* Physical Security Controls;

      * Procedural Controls; and

      * Personnel Security Controls.

   Within each subcomponent, separate consideration will, in general,
   need to be given to each entity type, that is, issuing CA,
   repository, subject CAs, RAs, and end entities.

4.5.1 Physical Security Controls

   In this subcomponent, the physical controls on the facility housing
   the entity systems are described.(21) Topics addressed may include:

      * Site location and construction;

      * Physical access;

      * Power and air conditioning;

      * Water exposures;

      * Fire prevention and protection;

      * Media storage;

      * Waste disposal; and



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      * Off-site backup.

4.5.2 Procedural Controls

   In this subcomponent, requirements for recognizing trusted roles are
   described, together with the responsibilities for each role.(22)

   For each task identified for each role, it should also be stated how
   many individuals are required to perform the task (n out m rule).
   Identification and authentication requirements for each role may also
   be defined.

4.5.3 Personnel Security Controls

   This subcomponent addresses the following:

      * Background checks and clearance procedures required for the
        personnel filling the trusted roles; (23)

      * Background checks and clearance procedures requirements for
        other personnel, including janitorial staff; (24)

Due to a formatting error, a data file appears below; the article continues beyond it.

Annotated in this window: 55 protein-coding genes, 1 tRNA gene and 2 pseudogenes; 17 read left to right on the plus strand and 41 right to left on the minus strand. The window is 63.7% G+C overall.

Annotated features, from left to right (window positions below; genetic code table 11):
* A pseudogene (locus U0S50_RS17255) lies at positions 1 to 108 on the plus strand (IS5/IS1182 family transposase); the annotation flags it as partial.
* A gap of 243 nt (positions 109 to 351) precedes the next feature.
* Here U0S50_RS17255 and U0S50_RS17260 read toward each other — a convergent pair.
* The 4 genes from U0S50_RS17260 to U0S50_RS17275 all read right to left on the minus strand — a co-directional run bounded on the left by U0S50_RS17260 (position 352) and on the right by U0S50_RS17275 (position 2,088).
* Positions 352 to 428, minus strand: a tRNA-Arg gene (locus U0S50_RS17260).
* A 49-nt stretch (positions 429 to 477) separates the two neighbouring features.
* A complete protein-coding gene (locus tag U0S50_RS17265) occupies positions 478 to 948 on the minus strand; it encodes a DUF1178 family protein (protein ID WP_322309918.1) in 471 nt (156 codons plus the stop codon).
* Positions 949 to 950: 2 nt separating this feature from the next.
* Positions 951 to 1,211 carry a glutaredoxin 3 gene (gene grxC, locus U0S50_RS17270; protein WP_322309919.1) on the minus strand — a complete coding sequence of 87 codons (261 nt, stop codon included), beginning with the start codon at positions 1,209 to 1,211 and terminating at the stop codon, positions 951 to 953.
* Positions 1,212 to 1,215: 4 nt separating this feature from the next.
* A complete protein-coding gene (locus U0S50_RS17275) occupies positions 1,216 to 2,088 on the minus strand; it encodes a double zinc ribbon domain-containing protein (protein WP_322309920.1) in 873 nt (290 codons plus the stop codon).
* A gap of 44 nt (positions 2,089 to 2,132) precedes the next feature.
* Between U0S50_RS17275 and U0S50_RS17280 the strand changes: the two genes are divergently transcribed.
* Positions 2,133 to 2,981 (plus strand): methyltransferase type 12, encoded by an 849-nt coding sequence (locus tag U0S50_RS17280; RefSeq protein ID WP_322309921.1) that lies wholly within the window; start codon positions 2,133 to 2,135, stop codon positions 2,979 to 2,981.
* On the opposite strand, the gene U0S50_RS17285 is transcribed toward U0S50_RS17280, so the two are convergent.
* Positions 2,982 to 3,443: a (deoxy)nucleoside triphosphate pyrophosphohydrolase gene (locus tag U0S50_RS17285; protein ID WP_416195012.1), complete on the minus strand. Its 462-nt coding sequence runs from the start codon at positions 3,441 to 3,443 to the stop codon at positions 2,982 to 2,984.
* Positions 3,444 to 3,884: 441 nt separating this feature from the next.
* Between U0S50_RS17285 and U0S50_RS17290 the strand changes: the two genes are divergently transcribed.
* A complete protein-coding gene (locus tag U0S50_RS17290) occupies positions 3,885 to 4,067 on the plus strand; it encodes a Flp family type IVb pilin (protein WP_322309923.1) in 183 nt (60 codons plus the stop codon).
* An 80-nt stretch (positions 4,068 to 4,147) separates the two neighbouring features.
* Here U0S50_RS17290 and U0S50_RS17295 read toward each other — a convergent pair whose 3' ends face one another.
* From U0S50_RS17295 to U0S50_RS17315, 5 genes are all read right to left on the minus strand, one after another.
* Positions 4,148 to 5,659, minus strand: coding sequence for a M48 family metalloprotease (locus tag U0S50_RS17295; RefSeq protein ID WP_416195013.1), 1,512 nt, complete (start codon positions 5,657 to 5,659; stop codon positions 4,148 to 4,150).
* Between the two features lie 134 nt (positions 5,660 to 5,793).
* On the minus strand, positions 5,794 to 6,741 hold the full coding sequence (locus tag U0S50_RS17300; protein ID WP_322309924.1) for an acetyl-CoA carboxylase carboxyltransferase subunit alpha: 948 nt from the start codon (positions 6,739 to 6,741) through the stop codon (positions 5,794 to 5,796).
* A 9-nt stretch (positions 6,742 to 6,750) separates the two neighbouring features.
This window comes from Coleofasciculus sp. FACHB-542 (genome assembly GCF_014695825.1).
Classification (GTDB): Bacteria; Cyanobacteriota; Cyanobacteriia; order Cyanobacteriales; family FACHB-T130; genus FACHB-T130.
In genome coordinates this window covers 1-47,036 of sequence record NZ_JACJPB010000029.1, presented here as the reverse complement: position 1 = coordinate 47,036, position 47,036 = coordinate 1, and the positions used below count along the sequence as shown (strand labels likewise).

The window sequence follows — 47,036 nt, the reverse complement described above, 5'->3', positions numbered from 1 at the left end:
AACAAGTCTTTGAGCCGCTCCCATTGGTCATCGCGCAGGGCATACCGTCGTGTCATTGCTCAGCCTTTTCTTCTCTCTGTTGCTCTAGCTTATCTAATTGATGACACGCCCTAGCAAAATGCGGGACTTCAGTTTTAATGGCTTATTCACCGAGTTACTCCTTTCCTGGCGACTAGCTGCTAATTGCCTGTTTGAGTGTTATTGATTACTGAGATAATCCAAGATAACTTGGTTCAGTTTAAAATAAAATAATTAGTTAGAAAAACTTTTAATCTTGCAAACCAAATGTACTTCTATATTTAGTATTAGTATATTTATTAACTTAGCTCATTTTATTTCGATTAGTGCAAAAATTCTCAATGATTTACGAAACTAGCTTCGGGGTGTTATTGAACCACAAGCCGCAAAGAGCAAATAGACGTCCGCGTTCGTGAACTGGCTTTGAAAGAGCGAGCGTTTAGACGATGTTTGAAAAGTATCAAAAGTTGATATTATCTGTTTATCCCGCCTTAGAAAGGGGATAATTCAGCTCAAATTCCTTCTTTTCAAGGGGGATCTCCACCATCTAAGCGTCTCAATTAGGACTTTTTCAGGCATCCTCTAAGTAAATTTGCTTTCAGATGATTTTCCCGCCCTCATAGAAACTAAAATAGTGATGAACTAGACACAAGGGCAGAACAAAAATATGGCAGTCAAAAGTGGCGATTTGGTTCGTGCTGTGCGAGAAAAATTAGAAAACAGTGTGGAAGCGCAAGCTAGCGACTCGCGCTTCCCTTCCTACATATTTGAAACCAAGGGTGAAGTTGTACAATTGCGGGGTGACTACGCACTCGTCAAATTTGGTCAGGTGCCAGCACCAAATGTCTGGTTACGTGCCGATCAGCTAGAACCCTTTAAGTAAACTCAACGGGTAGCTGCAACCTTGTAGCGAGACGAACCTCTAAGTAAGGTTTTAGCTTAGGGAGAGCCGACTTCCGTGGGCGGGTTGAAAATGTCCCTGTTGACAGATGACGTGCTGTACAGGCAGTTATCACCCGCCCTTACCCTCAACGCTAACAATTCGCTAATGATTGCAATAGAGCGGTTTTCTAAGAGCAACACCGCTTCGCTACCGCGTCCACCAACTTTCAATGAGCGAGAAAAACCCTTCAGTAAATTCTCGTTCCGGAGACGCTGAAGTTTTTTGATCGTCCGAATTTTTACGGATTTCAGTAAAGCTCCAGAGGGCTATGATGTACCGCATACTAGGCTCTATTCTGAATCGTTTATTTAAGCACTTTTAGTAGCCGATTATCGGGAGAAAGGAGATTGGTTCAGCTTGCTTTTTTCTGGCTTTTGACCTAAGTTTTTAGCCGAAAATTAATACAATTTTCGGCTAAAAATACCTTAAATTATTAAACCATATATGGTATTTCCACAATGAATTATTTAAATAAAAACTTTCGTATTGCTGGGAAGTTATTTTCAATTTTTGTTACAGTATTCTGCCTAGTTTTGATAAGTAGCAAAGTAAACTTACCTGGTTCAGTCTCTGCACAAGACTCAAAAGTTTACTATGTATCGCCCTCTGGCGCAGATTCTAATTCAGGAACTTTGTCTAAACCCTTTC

* Training requirements and training procedures for each role;

      * Any retraining period and retraining procedures for each role;

      * Frequency and sequence for job rotation among various roles;

      * Sanctions against personnel for unauthorized actions,
        unauthorized use of authority, and unauthorized use of entity
        systems; (25)

        * Controls on contracting personnel, including:

         - Bonding requirements on contract personnel;
         - Contractual requirements including indemnification  for
           damages due to the actions of the contractor personnel;
         - Audit and monitoring of contractor personnel; and
         - Other controls on contracting personnel.

      * Documentation to be supplied to personnel.

4.6 TECHNICAL SECURITY CONTROLS

   This component is used to define the security measures taken by the
   issuing CA to protect its cryptographic keys and activation data
   (e.g., PINs, passwords, or manually-held key shares).  This component
   may also be used to impose constraints on repositories, subject CAs



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   and end entities to protect their cryptographic keys and critical
   security parameters.  Secure key management is critical to ensure
   that all secret and private keys and activation data are protected
   and used only by authorized personnel.

   This component also describes other technical security controls used
   by the issuing CA to perform securely the functions of key
   generation, user authentication, certificate registration,
   certificate revocation, audit, and archival.  Technical controls
   include life-cycle security controls (including software development